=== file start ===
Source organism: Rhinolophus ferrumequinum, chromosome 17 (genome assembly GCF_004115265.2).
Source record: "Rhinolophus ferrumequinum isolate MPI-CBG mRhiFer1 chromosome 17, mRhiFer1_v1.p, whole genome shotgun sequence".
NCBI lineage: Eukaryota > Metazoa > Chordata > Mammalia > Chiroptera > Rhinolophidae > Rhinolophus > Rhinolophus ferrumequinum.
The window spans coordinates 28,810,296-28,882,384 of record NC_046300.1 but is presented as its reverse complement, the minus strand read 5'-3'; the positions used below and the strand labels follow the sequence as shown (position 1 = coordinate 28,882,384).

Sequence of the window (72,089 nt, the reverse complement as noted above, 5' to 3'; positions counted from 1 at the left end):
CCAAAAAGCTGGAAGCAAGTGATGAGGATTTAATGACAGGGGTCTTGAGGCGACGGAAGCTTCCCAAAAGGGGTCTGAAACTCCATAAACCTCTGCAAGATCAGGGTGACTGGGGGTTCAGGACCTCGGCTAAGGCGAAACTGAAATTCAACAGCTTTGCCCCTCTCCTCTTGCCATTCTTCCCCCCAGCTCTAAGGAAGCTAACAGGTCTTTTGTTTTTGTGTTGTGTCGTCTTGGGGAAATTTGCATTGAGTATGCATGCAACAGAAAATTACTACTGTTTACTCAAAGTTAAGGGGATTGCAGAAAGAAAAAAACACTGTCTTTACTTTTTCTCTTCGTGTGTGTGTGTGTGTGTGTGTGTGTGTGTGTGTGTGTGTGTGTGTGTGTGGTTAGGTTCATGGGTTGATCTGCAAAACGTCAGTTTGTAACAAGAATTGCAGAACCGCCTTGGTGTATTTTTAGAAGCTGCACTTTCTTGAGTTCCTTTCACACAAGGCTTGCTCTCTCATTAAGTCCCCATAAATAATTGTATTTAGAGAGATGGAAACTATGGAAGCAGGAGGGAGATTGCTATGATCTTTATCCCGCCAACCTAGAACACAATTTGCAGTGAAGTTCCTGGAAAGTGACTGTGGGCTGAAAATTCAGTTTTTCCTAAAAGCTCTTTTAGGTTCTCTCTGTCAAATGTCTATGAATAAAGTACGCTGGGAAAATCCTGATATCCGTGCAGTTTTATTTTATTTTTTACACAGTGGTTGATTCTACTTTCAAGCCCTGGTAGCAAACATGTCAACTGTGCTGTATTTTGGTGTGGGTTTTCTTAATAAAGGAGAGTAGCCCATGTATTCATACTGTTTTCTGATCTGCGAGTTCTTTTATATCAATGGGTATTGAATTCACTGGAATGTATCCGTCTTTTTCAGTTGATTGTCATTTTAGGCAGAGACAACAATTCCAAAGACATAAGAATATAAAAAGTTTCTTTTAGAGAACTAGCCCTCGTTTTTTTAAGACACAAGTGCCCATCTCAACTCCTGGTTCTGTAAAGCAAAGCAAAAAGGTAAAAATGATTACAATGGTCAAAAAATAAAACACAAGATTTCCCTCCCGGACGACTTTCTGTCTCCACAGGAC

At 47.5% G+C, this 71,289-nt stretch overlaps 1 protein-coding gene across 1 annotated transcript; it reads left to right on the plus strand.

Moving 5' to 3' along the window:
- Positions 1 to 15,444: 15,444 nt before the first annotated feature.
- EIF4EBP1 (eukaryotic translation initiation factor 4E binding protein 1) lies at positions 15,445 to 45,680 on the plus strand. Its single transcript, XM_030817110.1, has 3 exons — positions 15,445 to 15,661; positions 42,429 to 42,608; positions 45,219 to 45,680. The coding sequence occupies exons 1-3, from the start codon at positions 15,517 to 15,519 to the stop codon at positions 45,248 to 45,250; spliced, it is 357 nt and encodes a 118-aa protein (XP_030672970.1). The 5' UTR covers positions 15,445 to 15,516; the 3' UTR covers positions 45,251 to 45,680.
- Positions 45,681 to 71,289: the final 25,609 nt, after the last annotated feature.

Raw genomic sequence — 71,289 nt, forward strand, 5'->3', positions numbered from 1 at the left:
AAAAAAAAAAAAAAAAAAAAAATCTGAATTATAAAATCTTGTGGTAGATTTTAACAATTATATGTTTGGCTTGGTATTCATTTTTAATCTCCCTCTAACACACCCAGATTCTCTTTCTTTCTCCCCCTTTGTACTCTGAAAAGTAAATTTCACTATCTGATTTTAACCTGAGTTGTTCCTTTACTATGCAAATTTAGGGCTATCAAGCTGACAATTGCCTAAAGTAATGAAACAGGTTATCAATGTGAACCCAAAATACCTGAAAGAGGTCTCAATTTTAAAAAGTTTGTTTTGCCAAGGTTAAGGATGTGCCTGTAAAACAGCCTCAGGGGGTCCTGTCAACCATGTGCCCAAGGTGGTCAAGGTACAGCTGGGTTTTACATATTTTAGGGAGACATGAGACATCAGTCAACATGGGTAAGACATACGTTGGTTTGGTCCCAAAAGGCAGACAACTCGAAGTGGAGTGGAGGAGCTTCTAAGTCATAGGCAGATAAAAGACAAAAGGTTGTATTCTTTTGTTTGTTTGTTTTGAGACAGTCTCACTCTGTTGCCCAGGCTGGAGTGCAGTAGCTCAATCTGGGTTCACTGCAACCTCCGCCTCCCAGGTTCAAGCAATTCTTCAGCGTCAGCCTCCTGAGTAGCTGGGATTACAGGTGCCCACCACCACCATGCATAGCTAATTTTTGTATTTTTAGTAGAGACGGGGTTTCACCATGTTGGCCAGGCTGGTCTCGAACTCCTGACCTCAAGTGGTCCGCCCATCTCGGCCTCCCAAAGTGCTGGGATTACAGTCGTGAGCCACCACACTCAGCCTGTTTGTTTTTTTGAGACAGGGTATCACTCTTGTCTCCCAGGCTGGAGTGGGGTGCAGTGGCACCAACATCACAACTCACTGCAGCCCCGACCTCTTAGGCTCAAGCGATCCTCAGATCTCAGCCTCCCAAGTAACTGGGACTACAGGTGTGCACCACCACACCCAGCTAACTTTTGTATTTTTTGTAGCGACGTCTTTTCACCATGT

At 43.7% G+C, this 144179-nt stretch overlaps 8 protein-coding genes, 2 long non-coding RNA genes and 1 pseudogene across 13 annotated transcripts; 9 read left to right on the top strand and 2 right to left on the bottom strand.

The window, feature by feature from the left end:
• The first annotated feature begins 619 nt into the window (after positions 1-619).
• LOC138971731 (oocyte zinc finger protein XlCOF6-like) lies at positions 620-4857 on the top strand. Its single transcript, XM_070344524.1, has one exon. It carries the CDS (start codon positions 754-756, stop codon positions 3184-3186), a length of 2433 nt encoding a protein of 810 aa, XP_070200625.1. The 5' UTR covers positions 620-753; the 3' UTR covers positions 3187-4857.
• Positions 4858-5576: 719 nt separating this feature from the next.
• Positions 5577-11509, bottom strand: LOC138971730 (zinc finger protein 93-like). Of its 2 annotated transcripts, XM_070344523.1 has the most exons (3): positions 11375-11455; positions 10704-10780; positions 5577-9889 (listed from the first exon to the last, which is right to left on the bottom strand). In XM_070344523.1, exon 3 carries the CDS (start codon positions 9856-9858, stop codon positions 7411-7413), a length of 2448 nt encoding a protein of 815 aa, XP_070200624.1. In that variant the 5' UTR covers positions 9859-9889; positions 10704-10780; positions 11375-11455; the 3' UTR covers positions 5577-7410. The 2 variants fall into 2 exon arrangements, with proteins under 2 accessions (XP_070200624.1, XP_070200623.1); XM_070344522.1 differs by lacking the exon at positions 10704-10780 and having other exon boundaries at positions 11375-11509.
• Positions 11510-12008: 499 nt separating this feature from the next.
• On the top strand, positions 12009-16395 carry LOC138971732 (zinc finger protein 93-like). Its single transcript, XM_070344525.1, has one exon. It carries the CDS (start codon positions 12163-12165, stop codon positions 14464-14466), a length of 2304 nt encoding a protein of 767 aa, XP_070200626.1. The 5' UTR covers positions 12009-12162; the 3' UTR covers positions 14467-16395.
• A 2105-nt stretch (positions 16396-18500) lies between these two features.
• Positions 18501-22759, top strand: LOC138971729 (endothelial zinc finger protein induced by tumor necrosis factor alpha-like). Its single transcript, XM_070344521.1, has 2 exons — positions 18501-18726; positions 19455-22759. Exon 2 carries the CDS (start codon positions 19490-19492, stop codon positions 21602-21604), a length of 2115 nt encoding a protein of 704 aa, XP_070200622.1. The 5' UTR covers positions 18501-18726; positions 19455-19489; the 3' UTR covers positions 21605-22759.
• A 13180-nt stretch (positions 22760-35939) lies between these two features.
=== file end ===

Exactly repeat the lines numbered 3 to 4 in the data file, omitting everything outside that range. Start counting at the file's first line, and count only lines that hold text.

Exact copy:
NCBI lineage: Eukaryota > Metazoa > Chordata > Mammalia > Chiroptera > Rhinolophidae > Rhinolophus > Rhinolophus ferrumequinum.
The window spans coordinates 28,810,296-28,882,384 of record NC_046300.1 but is presented as its reverse complement, the minus strand read 5'-3'; the positions used below and the strand labels follow the sequence as shown (position 1 = coordinate 28,882,384).